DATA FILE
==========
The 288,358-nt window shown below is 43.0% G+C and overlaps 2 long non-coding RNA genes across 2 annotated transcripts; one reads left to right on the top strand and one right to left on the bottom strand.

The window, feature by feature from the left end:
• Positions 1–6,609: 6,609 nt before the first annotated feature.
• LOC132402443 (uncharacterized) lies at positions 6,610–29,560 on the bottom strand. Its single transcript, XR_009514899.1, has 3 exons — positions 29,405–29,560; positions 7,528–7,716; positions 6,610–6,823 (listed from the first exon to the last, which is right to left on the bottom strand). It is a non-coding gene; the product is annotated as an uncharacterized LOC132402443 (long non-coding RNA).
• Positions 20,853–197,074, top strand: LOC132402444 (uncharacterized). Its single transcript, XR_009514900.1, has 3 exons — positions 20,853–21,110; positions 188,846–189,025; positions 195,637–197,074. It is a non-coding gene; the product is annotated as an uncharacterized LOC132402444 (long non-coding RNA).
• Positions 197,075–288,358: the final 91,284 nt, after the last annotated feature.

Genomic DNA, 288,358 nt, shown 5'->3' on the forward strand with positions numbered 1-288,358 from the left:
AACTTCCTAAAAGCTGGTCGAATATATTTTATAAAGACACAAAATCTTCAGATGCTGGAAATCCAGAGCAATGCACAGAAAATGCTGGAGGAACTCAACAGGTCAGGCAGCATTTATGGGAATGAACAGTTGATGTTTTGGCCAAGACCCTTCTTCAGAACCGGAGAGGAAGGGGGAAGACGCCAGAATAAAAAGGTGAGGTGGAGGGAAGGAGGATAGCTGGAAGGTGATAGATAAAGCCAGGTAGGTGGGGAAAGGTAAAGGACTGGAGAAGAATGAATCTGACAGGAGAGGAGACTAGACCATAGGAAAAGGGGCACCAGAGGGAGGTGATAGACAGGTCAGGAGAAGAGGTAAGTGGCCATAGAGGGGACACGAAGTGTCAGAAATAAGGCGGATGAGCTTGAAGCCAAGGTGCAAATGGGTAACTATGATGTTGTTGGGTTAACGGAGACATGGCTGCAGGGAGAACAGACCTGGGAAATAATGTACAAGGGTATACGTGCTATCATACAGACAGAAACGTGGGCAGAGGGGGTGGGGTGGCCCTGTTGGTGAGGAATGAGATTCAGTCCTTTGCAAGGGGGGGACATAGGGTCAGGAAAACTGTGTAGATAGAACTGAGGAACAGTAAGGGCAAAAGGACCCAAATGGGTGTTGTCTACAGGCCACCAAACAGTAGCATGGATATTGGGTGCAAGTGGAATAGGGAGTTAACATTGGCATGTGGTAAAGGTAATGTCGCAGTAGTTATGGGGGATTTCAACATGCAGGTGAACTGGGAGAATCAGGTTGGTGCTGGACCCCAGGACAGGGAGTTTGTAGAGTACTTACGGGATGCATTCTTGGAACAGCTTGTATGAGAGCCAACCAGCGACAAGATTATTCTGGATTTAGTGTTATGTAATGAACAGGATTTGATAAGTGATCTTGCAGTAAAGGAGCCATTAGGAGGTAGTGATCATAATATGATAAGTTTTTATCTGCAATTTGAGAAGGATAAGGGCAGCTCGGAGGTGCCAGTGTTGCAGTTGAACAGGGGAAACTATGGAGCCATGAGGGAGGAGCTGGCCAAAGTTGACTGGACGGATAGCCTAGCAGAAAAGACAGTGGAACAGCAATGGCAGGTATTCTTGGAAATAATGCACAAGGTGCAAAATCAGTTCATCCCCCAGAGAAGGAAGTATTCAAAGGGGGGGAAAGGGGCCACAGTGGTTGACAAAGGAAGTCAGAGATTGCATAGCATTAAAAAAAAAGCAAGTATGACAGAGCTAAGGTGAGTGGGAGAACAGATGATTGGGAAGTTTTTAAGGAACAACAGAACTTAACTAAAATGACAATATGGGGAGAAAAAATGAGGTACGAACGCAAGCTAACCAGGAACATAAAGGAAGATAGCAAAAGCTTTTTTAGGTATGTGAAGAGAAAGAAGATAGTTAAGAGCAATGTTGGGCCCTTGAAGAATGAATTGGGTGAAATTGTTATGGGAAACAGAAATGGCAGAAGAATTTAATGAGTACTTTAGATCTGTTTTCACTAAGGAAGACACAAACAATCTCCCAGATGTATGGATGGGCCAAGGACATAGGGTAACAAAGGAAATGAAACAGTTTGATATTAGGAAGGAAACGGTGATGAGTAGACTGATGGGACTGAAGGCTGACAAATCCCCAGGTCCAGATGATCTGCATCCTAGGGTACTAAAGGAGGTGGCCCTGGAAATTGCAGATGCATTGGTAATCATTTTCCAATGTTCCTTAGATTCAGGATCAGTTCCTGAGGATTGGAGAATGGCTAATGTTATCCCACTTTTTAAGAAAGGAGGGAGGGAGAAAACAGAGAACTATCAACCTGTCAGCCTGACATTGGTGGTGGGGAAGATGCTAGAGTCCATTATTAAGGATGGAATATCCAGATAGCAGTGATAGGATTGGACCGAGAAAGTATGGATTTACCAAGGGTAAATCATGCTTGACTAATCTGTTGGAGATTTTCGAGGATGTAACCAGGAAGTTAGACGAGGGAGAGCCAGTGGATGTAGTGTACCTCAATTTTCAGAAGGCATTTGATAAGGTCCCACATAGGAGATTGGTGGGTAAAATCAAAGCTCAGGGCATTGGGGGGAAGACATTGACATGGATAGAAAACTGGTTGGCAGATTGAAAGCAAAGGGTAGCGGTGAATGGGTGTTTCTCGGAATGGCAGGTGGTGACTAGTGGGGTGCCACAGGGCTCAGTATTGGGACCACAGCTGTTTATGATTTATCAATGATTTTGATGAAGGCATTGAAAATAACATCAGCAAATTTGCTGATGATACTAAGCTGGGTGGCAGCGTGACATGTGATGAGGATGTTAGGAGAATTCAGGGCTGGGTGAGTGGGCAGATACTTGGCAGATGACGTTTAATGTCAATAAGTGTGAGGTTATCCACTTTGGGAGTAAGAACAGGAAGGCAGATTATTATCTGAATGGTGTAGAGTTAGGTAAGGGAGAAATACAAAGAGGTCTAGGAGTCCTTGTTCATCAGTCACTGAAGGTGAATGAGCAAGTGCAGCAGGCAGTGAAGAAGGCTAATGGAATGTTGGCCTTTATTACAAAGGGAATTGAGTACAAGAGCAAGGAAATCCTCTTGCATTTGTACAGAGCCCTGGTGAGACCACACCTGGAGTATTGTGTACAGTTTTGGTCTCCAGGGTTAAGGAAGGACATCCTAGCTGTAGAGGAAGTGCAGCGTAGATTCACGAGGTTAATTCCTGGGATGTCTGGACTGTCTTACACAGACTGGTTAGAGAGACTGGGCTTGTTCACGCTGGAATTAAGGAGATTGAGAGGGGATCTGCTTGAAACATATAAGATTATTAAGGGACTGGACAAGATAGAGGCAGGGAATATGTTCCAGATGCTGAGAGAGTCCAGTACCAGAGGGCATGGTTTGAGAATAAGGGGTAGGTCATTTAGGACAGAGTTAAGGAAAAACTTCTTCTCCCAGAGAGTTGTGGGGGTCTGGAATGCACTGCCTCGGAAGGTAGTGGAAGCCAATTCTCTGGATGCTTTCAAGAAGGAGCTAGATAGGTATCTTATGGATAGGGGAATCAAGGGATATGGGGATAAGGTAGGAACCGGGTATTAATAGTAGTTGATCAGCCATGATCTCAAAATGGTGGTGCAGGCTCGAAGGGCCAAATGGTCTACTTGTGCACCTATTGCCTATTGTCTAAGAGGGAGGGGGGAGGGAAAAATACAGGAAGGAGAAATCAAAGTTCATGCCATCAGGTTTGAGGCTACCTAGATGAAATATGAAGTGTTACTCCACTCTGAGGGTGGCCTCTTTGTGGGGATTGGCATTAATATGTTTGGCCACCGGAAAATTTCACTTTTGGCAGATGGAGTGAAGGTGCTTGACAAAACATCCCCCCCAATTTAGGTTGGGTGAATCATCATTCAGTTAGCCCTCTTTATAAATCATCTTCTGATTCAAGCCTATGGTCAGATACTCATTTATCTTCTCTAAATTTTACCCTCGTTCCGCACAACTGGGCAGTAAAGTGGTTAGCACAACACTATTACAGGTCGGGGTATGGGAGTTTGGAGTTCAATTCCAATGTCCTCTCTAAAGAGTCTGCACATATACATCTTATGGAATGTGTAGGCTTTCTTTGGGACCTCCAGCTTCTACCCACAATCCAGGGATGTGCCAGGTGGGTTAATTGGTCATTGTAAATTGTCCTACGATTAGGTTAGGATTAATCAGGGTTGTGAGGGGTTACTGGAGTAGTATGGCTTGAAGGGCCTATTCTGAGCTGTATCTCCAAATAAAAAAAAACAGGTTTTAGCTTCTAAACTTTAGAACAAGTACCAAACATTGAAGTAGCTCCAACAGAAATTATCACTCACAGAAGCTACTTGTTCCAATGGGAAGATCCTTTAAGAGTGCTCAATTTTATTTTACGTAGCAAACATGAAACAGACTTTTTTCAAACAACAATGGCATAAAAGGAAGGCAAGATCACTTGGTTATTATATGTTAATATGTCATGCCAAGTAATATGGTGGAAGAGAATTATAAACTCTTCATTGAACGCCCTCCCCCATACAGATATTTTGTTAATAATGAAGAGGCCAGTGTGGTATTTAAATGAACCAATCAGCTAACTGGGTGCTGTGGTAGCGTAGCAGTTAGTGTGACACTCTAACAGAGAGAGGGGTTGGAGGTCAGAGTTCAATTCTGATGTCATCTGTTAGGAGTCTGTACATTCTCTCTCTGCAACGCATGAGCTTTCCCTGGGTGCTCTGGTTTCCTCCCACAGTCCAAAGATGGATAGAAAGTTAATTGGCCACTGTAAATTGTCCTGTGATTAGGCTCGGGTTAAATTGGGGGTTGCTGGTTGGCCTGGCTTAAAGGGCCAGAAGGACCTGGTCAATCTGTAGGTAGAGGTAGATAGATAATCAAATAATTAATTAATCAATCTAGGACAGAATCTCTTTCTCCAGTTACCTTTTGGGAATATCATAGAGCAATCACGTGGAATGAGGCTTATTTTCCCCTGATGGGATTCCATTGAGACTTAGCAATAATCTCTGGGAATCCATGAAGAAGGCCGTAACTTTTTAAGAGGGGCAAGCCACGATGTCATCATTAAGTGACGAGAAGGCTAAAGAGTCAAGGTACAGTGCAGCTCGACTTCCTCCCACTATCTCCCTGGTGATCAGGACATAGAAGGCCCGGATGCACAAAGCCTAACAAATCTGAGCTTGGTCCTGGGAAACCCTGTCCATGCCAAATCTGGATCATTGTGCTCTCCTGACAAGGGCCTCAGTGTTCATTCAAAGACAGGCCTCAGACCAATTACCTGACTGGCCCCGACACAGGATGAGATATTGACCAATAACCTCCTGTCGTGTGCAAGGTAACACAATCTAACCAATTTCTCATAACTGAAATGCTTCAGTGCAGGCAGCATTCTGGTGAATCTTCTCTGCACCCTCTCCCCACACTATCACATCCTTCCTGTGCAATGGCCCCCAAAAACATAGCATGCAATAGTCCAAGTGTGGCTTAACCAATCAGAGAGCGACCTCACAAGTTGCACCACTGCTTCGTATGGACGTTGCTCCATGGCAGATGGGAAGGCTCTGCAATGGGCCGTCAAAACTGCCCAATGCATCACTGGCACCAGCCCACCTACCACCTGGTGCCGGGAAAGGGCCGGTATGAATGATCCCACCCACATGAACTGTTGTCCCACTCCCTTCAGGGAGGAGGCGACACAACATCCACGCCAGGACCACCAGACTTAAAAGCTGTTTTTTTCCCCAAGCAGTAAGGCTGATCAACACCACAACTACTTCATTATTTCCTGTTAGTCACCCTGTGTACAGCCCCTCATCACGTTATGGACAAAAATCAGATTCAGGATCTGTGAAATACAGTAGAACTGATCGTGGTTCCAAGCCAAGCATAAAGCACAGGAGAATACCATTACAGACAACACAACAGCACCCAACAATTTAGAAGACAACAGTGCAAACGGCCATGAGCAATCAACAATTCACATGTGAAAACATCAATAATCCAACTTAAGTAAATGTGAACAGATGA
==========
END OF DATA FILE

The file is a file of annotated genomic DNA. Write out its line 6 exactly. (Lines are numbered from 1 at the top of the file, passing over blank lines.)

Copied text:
• Positions 197,075–288,358: the final 91,284 nt, after the last annotated feature.